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The Campaign in Italy, 1796-97: Montenotte

Virtual Battlefield Tour

By Bill Peterson

In his first independent command, 26-year-old General Bonaparte used suprise, maneuver, hard marching, and the inspiration of his personal charisma (plus the lure of rich loot to be had in prosperous Lombardy) to lead the rag-tag Army of Italy to a series of astonishing vistories over the more numerous and better-equipped Austrian and Piedmontese armies.

On 11 April 1796, an Austrian column of 9,000 men under the command of d'Argenteau attempted to force its way south through these hills, the "Appenino Savonese," to the town of Savona on the Mediterranean in order to cut off the French right wing threatening Genoa. Colonel Rampon, with one battalion each from the 1st Légère and 21st Ligne (about 1,200 men) made an heroic stand on Monte Legino, blocking the road and bottling up d'Argenteau's column in the valley. Masséna, advancing from Altare in the Bormida valley, hit the right flank and rear of d'Argenteau's column at Montenotte Superiore on 12 April, inflicting 1,000 casualties and sending the survivors reeling over the hills in disorderly retreat. When asked in later years about his bloodline, Napoleon simply remarked, "My nobility dates from Montenotte."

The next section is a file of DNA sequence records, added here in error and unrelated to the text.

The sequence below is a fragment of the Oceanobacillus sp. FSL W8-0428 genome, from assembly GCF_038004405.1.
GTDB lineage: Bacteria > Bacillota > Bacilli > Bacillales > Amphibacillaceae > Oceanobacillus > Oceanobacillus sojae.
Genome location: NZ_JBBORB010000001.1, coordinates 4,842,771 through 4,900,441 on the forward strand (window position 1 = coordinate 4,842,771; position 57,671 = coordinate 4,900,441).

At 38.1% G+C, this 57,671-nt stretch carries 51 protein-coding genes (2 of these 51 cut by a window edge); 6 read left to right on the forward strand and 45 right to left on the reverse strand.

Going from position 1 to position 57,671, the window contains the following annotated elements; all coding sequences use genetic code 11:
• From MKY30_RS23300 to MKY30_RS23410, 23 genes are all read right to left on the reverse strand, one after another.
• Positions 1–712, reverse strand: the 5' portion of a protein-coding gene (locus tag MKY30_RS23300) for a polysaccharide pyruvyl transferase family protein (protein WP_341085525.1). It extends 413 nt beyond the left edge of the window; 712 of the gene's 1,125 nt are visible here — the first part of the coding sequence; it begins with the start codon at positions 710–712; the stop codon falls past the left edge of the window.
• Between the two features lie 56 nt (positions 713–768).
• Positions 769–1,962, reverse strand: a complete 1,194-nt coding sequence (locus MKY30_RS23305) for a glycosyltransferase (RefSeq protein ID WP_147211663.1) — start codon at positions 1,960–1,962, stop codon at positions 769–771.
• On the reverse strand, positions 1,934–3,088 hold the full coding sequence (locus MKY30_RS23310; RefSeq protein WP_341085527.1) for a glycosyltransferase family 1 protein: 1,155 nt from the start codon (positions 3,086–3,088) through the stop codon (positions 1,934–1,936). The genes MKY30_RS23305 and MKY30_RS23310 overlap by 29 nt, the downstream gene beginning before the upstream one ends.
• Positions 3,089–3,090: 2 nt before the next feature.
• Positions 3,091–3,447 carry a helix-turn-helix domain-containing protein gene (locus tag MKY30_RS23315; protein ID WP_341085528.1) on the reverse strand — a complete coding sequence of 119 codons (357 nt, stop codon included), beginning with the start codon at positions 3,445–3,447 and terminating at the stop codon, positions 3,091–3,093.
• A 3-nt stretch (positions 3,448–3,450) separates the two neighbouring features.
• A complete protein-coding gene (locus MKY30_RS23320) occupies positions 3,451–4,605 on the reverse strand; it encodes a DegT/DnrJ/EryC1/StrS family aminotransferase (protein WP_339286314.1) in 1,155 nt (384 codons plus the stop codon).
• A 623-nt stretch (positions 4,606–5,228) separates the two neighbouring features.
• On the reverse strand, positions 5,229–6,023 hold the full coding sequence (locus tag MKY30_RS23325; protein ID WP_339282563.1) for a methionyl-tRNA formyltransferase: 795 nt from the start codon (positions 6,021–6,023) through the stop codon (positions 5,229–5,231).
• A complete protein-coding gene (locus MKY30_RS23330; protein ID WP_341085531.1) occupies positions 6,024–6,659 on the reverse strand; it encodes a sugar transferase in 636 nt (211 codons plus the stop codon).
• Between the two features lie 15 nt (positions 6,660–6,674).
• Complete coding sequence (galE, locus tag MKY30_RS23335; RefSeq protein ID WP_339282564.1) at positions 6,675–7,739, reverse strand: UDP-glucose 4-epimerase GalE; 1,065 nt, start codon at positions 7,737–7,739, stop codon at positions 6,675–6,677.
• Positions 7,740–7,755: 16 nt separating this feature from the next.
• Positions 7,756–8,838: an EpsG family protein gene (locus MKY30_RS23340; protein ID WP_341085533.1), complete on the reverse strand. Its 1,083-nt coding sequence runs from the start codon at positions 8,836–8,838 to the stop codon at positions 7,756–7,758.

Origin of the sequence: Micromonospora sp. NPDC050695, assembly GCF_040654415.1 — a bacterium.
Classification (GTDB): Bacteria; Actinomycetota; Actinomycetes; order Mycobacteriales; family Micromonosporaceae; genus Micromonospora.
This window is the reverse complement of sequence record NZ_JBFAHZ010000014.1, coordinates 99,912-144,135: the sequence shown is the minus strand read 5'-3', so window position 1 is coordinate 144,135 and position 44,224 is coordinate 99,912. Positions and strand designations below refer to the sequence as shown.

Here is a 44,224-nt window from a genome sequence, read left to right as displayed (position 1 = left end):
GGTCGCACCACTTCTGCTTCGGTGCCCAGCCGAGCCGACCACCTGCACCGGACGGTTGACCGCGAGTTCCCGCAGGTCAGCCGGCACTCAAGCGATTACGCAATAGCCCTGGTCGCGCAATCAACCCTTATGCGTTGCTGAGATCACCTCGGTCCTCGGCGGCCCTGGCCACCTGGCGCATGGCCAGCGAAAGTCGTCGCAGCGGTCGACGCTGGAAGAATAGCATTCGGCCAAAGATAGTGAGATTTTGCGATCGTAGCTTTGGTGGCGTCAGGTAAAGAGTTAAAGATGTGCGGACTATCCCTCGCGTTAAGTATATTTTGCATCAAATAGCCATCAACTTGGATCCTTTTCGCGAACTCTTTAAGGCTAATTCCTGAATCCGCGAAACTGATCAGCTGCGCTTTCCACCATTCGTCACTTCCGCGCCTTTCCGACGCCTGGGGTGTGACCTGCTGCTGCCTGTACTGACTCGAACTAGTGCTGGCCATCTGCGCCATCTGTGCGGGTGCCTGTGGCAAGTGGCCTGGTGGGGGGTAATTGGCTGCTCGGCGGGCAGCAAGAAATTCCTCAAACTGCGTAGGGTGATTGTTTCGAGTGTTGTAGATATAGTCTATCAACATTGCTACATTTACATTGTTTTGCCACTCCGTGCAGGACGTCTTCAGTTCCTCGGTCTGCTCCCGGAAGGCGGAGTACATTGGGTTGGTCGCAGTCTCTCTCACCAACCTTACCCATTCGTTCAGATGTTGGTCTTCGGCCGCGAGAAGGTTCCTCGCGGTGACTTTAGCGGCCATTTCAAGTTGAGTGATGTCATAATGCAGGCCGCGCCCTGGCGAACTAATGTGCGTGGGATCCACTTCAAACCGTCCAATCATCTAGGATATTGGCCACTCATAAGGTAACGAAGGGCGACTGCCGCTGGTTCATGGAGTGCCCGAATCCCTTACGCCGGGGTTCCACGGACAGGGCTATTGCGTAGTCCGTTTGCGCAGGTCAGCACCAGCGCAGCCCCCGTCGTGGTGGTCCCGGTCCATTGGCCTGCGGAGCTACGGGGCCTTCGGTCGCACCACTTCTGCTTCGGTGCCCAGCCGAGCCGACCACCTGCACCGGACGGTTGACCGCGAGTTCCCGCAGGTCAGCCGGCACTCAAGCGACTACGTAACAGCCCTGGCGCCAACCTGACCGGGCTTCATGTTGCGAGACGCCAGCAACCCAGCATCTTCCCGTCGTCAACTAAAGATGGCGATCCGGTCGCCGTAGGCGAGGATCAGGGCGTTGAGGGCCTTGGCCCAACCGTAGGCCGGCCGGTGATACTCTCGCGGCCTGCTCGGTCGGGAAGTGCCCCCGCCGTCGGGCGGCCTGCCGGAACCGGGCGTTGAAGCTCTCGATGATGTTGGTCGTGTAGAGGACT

Click on any thumbnail image for a larger view.


(Left to right)

  1. The defiles of Montenotte, seen from the east.
  2. Monte Legino (Monte Negino on modern maps) seen from the valley road looking south, from the Austrian viewpoint.
  3. Looking west at the "i Molini" road junction in Montenotte Superiore, where the road south to Savona via Monte Legino (left) is met by the road southwest to Carcare (right). Masséna's troops advancing up the Carcare road hit d'Argenteau's right rear here on 12 April, 1796.
  4. A romantic image of the battle.
  5. Topographic map showing the rugged hills between Montenotte Superiore (top) and Monte Negino (Legino) (south of the red compass rose). From Valli del Bormida/Appenino Savonese, in the series Carta dei Sentieri e Rifugi 1:25000, Istituto Geografico Militare, Firenze.



Placed on the Napoleon Series: January 2001